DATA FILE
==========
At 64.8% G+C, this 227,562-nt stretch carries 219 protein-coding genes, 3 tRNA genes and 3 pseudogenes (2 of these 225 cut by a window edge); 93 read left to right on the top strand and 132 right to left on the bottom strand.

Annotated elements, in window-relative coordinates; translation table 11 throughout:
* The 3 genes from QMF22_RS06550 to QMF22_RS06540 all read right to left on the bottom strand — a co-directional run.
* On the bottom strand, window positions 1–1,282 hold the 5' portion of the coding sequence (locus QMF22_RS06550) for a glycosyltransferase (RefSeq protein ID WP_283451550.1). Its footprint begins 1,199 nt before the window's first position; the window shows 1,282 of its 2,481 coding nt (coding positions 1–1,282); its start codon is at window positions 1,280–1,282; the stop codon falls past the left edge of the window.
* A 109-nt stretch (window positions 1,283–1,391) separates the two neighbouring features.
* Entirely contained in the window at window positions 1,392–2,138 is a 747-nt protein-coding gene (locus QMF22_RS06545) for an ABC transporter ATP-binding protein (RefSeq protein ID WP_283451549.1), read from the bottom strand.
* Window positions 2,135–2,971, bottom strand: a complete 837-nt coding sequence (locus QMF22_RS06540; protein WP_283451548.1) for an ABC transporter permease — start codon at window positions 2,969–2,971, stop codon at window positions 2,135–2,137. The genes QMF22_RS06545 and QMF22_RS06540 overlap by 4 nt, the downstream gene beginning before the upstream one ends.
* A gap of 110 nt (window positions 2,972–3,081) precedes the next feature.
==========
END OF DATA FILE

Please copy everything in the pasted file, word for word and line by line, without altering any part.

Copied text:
At 64.8% G+C, this 227,562-nt stretch carries 219 protein-coding genes, 3 tRNA genes and 3 pseudogenes (2 of these 225 cut by a window edge); 93 read left to right on the top strand and 132 right to left on the bottom strand.

Annotated elements, in window-relative coordinates; translation table 11 throughout:
* The 3 genes from QMF22_RS06550 to QMF22_RS06540 all read right to left on the bottom strand — a co-directional run.
* On the bottom strand, window positions 1–1,282 hold the 5' portion of the coding sequence (locus QMF22_RS06550) for a glycosyltransferase (RefSeq protein ID WP_283451550.1). Its footprint begins 1,199 nt before the window's first position; the window shows 1,282 of its 2,481 coding nt (coding positions 1–1,282); its start codon is at window positions 1,280–1,282; the stop codon falls past the left edge of the window.
* A 109-nt stretch (window positions 1,283–1,391) separates the two neighbouring features.
* Entirely contained in the window at window positions 1,392–2,138 is a 747-nt protein-coding gene (locus QMF22_RS06545) for an ABC transporter ATP-binding protein (RefSeq protein ID WP_283451549.1), read from the bottom strand.
* Window positions 2,135–2,971, bottom strand: a complete 837-nt coding sequence (locus QMF22_RS06540; protein WP_283451548.1) for an ABC transporter permease — start codon at window positions 2,969–2,971, stop codon at window positions 2,135–2,137. The genes QMF22_RS06545 and QMF22_RS06540 overlap by 4 nt, the downstream gene beginning before the upstream one ends.
* A gap of 110 nt (window positions 2,972–3,081) precedes the next feature.